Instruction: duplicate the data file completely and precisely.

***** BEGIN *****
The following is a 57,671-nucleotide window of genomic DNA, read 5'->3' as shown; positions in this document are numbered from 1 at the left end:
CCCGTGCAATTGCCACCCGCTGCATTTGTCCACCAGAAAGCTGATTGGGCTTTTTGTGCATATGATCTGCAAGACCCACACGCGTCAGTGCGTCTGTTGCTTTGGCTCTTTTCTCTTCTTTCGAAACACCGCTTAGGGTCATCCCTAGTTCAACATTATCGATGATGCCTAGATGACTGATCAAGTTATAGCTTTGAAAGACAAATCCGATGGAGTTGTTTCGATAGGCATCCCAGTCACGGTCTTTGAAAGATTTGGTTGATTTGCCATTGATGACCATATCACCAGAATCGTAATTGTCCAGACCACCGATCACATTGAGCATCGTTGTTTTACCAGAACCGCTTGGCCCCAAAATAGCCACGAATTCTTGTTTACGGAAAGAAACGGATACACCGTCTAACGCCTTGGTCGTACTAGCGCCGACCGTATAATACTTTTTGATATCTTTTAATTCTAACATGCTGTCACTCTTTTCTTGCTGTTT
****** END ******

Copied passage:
The following is a 57,671-nucleotide window of genomic DNA, read 5'->3' as shown; positions in this document are numbered from 1 at the left end:
CCCGTGCAATTGCCACCCGCTGCATTTGTCCACCAGAAAGCTGATTGGGCTTTTTGTGCATATGATCTGCAAGACCCACACGCGTCAGTGCGTCTGTTGCTTTGGCTCTTTTCTCTTCTTTCGAAACACCGCTTAGGGTCATCCCTAGTTCAACATTATCGATGATGCCTAGATGACTGATCAAGTTATAGCTTTGAAAGACAAATCCGATGGAGTTGTTTCGATAGGCATCCCAGTCACGGTCTTTGAAAGATTTGGTTGATTTGCCATTGATGACCATATCACCAGAATCGTAATTGTCCAGACCACCGATCACATTGAGCATCGTTGTTTTACCAGAACCGCTTGGCCCCAAAATAGCCACGAATTCTTGTTTACGGAAAGAAACGGATACACCGTCTAACGCCTTGGTCGTACTAGCGCCGACCGTATAATACTTTTTGATATCTTTTAATTCTAACATGCTGTCACTCTTTTCTTGCTGTTT